Jules Dassin - Brute Force (1947), Night and the City etc

Jacques Tourneur - Night of the Demon, Out of the Past etc

Jean-Pierre Melville

Roger Corman

Martin Scorsese - Mean Streets etc

Francois Truffaut - The 400 Blows etc

Wang Xiaoshuai - Beijing Bicycle etc

Joseph Losey

Robert Aldrich

LEE

Re: Favourite directors
« Reply #32 on: December 31, 2008, 11:40:36 am »
Tarantino because he not only wrote Pulp Fiction but he invented a new style of film in the process of directing it as well.

Ridley Scott for combining film noir and epic set design (Blade Runner, Alien)

Hitchcock for his ability to make something out of nothing (the proof of this can be found in any attempted remake of one of his films)

Yimou Zhang for House of the Flying Daggers.  It's the most stunning looking film I've ever seen.

Kevin Smith for Clerks.  Like Tarantino, he wrote it and directed it.  Like Tarantino he based it around superb, natural dialogue.

Woody Allen.  I got hooked when I saw Sleeper many years ago.  I know it's slapstick but it's great slapstick.  Not only did he invent a style but he wrote and starred as well. Manhattan is of course visually stunning as well as funny.

Stanley Kubrick for 2001 a Space Odyssey. (co)Written and Directed.  A film so far ahead of it's time and so beautiful it's hard to believe it's 40 years old.  The 'Space Shuttle' docking sequence set to "The Blue Danube" could be my favourite film moment ever.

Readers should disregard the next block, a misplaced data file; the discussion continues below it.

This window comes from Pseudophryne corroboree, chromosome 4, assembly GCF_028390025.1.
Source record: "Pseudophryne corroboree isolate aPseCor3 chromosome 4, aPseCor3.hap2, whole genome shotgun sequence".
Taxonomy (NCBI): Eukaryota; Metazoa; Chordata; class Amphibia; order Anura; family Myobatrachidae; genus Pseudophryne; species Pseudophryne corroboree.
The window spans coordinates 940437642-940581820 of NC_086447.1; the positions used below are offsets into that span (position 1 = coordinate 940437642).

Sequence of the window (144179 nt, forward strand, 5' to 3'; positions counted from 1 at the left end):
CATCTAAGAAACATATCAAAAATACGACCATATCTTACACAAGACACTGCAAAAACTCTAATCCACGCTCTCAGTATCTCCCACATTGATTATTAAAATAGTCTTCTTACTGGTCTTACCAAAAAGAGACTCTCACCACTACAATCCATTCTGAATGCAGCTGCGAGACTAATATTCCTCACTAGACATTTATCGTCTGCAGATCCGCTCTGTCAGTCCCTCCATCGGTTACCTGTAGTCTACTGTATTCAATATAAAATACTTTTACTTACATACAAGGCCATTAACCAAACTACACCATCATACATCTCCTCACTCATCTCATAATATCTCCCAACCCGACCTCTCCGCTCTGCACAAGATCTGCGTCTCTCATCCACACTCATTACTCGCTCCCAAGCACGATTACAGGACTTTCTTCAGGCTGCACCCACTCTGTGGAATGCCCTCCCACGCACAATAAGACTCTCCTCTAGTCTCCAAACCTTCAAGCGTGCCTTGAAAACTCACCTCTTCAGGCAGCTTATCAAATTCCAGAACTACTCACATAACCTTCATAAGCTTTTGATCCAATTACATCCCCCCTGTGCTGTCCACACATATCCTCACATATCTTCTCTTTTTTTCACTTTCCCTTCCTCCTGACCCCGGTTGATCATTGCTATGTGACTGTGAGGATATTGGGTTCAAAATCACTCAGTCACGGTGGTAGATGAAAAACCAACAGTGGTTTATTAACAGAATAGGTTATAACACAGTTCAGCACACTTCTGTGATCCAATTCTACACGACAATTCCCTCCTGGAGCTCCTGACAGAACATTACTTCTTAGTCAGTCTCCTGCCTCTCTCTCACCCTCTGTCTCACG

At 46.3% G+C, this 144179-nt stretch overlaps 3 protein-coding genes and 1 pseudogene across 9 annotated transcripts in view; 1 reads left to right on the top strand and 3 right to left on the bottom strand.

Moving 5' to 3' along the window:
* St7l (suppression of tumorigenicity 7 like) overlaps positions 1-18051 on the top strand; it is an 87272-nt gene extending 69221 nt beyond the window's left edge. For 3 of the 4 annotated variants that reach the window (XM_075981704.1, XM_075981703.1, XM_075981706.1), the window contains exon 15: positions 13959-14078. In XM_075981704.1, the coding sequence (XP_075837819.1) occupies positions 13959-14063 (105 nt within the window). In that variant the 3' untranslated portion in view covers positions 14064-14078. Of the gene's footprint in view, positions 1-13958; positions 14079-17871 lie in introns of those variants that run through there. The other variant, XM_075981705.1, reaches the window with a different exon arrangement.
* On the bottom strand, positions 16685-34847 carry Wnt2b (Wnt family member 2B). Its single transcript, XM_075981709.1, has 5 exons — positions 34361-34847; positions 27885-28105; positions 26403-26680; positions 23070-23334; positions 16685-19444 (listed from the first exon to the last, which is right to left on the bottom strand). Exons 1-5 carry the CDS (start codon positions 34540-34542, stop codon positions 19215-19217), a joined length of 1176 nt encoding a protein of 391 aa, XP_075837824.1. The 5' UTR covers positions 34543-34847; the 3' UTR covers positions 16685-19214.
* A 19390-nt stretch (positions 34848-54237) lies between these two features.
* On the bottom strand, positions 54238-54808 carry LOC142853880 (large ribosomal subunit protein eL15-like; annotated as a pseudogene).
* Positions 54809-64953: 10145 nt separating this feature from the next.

David Lynch for The Elephant Man.  I don't care if the critics think it's sentimental and a bit 'hammed up', I think it's a beautiful film.


A common theme is seems to be my liking for writer/directors, maybe it's because only the writer can really bring the dream to life.


Bollards

Re: Favourite directors
« Reply #33 on: December 31, 2008, 04:17:32 pm »
Powell & Pressburger - A Canterbury Tale is a work of genius.

Really Ancien

Re: Favourite directors
« Reply #34 on: January 01, 2009, 08:44:02 pm »
Christopher Guest. His style of improvisation and editing with an ensemble cast is as close to reality as it gets. Enormously influential in the digital age.
Who can forget this scene from 'Best in Show'.
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Damon.

Really Ancien

Re: Favourite directors
« Reply #35 on: January 02, 2009, 10:53:53 am »
Hard to see why Ang Lee hasn't been mentioned. I suppose it's because his films range across so many boundaries. 'The Ice Storm' is my favourite.

Damon.

LEE

Re: Favourite directors
« Reply #36 on: January 02, 2009, 01:50:19 pm »
Hard to see why Ang Lee hasn't been mentioned. I suppose it's because his films range across so many boundaries. 'The Ice Storm' is my favourite.

Damon.

I was going to mention him but thought that the visually stunning "Crouching Tiger" was out-visually-stunninged by "Flying Daggers"

Really Ancien

Re: Favourite directors
« Reply #37 on: January 02, 2009, 02:16:38 pm »
I was thinking more of Sense and Sensibility.

Damon.

Really Ancien

Re: Favourite directors
« Reply #38 on: January 02, 2009, 11:53:49 pm »
Charles Laughton, although it was probably his inexperience that allowed his lighting cameraman  Stanley Cortez - : to create such lovely effects. Too much control probably inhibits the input of the technicians, which is why I'm not that big a fan of the cult of the director.